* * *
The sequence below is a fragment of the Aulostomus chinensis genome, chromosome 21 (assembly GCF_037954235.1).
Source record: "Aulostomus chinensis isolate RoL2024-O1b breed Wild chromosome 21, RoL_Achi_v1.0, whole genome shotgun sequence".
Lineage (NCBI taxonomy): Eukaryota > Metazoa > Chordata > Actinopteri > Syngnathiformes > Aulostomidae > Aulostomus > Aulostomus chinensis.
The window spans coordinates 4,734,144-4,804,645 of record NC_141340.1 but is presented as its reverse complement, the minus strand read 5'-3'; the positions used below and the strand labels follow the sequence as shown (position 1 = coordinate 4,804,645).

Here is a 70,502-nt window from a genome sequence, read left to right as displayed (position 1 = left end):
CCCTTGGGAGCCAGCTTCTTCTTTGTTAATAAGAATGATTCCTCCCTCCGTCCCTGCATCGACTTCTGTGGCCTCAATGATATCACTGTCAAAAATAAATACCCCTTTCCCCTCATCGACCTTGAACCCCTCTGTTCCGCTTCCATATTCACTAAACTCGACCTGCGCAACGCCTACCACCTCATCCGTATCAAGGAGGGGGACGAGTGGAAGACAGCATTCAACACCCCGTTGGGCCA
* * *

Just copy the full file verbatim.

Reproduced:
The sequence below is a fragment of the Aulostomus chinensis genome, chromosome 21 (assembly GCF_037954235.1).
Source record: "Aulostomus chinensis isolate RoL2024-O1b breed Wild chromosome 21, RoL_Achi_v1.0, whole genome shotgun sequence".
Lineage (NCBI taxonomy): Eukaryota > Metazoa > Chordata > Actinopteri > Syngnathiformes > Aulostomidae > Aulostomus > Aulostomus chinensis.
The window spans coordinates 4,734,144-4,804,645 of record NC_141340.1 but is presented as its reverse complement, the minus strand read 5'-3'; the positions used below and the strand labels follow the sequence as shown (position 1 = coordinate 4,804,645).

Here is a 70,502-nt window from a genome sequence, read left to right as displayed (position 1 = left end):
CCCTTGGGAGCCAGCTTCTTCTTTGTTAATAAGAATGATTCCTCCCTCCGTCCCTGCATCGACTTCTGTGGCCTCAATGATATCACTGTCAAAAATAAATACCCCTTTCCCCTCATCGACCTTGAACCCCTCTGTTCCGCTTCCATATTCACTAAACTCGACCTGCGCAACGCCTACCACCTCATCCGTATCAAGGAGGGGGACGAGTGGAAGACAGCATTCAACACCCCGTTGGGCCA